Unbelievably friendly and warm staff who gladly gave expert travel advice and recommendations that only a Roman would normally be privy to.
- Loic Diels
I LOVE this website and will gladly recommend it to anyone headed this way. Nothing disappointed us!
- Mary-Iris Taylor
I have been using Cross-Pollinate for about 10 years now. The service is consistently great and I can always find just the kind of apartment we like, at the right price.
- Hirani Himona
A really great idea - with a network of hand picked little rooms/guesthouses. If only we could have this in more city destinations!
- Zoe Buck
I love Cross-Pollinate and every time we go to a new city I look to see whether they have some accommodations over there.
- Arantza Aldea
The two places I have stayed at from Cross-Pollinate have been among the best across Europe. Highly recommended.
- Nicholas Burn
Thanks a lot to Cross-Pollinate for the opportunity to experience a city as an insider! We really enjoyed our stay in Rome and Venice and look forward to more.
- Tatiana Marchenko
Cross-Pollinate was very helpful when the owner of the B&B wanted to charge us for the baby under 2 y o. It would have been difficult without them since the owners did not speak any english.
- Yulia Pichugina
This was our only stay with a C-P apartment and we were very pleased with the entire process. Will look to use them again on our next Europe trip!
- Anthony Giglio
Great web site and quick response from the team a CP made the whole experience easy and hassle free. I have already recommended CP to quite of few of my airline industry colleagues and I'm sure they will make use of their excellent service.
- Shane Pickles
Cross-Pollinate was extremely helpful! They found us a place to stay in our price range when many other places of business couldn't help us.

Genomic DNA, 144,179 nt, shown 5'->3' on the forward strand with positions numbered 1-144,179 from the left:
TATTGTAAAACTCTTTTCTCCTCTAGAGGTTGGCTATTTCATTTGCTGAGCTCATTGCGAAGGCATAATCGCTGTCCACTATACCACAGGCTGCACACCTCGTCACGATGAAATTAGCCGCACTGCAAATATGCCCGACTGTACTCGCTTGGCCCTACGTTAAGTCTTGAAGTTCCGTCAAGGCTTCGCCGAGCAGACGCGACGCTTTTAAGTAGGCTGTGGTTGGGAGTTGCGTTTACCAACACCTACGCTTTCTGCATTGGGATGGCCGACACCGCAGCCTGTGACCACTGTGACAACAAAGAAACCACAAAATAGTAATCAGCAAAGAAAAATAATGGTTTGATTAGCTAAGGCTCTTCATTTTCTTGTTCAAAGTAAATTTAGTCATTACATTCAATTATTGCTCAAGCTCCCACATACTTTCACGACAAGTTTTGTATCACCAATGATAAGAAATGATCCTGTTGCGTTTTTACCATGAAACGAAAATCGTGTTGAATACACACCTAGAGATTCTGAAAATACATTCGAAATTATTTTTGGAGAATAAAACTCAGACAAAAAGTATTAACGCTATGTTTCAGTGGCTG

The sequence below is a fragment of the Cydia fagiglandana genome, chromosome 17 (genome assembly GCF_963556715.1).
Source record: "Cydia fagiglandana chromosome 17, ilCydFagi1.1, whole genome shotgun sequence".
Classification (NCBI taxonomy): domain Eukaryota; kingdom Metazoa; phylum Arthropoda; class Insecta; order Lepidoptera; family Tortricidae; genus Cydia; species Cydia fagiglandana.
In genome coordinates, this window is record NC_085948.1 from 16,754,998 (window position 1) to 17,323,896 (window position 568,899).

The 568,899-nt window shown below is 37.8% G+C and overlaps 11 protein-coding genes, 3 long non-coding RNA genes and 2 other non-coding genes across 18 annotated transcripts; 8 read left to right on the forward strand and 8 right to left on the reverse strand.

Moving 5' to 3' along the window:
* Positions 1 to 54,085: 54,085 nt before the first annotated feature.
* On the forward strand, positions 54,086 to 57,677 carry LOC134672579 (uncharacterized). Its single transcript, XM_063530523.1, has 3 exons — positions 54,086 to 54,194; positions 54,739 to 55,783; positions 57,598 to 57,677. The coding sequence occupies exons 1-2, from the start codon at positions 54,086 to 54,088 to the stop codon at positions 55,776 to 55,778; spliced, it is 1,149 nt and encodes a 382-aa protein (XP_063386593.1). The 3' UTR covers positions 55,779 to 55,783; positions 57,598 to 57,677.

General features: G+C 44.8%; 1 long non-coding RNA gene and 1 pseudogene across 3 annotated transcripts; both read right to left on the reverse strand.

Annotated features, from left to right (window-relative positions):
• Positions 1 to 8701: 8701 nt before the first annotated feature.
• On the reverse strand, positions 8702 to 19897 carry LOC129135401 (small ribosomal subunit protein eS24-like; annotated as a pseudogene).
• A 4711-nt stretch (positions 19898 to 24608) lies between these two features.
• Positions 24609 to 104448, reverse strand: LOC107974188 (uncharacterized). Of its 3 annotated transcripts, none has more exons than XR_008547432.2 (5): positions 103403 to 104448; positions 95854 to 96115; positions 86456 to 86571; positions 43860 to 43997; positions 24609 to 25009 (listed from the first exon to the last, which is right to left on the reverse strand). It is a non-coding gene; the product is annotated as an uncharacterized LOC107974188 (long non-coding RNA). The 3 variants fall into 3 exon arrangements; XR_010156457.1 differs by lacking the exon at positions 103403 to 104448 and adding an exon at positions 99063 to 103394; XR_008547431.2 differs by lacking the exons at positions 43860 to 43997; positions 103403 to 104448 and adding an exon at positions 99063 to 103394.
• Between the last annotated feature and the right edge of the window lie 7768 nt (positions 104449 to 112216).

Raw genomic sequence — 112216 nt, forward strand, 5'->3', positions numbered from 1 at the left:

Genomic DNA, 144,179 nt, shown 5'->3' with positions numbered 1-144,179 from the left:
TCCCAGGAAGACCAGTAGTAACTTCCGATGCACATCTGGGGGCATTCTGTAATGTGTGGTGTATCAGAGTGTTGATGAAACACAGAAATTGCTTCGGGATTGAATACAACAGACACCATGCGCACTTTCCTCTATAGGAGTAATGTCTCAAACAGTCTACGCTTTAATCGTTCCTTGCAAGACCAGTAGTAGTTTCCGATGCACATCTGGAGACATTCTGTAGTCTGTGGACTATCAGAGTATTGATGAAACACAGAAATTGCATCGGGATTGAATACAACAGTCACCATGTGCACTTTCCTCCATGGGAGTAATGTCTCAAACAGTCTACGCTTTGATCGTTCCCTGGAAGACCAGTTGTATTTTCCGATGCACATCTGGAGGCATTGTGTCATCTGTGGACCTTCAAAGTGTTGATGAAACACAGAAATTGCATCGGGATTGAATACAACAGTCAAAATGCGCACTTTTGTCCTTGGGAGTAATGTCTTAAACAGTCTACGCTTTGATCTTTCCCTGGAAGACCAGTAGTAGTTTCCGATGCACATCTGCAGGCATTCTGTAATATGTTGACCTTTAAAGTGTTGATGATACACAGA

- Sarah Seminutin
Cross-Pollinate was very easy to use, and it is so much better to stay in places like these than big corporate hotels; you get a much better feel for the place.
- Kaspar Deane
Very straight forward. Well done. Definitely would use it again. Love these type of alternatives to hotels!
- John White
Cross-Pollinate was fantastic and easy to use. We used Cross-Pollinate to book a room in Florence (the second leg of our trip), which was everything I thought it would be. We have recommended Cross-Pollinate to our friends.
- Barbara Carlin
Cross-Pollinate are great - the descriptions are accurate and they are very responsive to questions.
- Dominique Bayne
Cross Pollinate was just the best. I had tried a couple of places before coming upon them. As soon as I sent the first email I stopped looking for any more websites. I just wish they expanded to every city in Europe. Their knowledge, helpfulness, etc. was second to none.
- Caroline Collis
I’m a big fan of making my own bread and pasta and think it’s worthwhile for everyone to learn – it’s easy, cheap, and for most people, what you can make at home is much better than anything you can buy from a store.
However, it’s another story when you live a 2 minute walk from a fresh pasta shop like La Bottega del Tortellino.
For years we’ve dutifully bought their ricotta and spinach ravioli at least once a week. In a pinch, we’ll get a few portions of tortellini to serve in broth, or the potato and taleggio cheese ravioli which we’ll toss with butter and sage. Yes, this is what we get to eat when we’re too lazy to cook – fresh pasta, usually made no more than a day ago.
The owners have a 10 year old daughter and I often see them at the elementary school. Having chatted with them a few times, I understood that they had an unlikely story – having decided to change careers and become professional pasta makers.
The following video is about competing with big business, a changing food culture in Italy, and of course, pasta!
One of the things I love about Italy, and especially living in a small town in Italy, is interacting with small, traditional businesses on a daily basis. Maybe it’s part of my own family legacy – I grew up in a small town and I can remember riding my bicycle at 8 years old to my parent’s grocery store, which had been my grandfathers. I remember learning math by counting back the customers’ change (this was before the cash register did the work for you and you had to actually use math!) and I remember playing downstairs in the spooky stock room on the conveyor belts. I also remember when the big supermarkets came to town and my parents struggled, eventually having to sell out altogether.
A few years ago I asked my mother what that was like – to witness that change. I wanted to know if they’d seen it coming, and what they’d done to hold it at bay. At that time my wife and I had been in business for a while and it had been almost 30 years since the family store had been sold.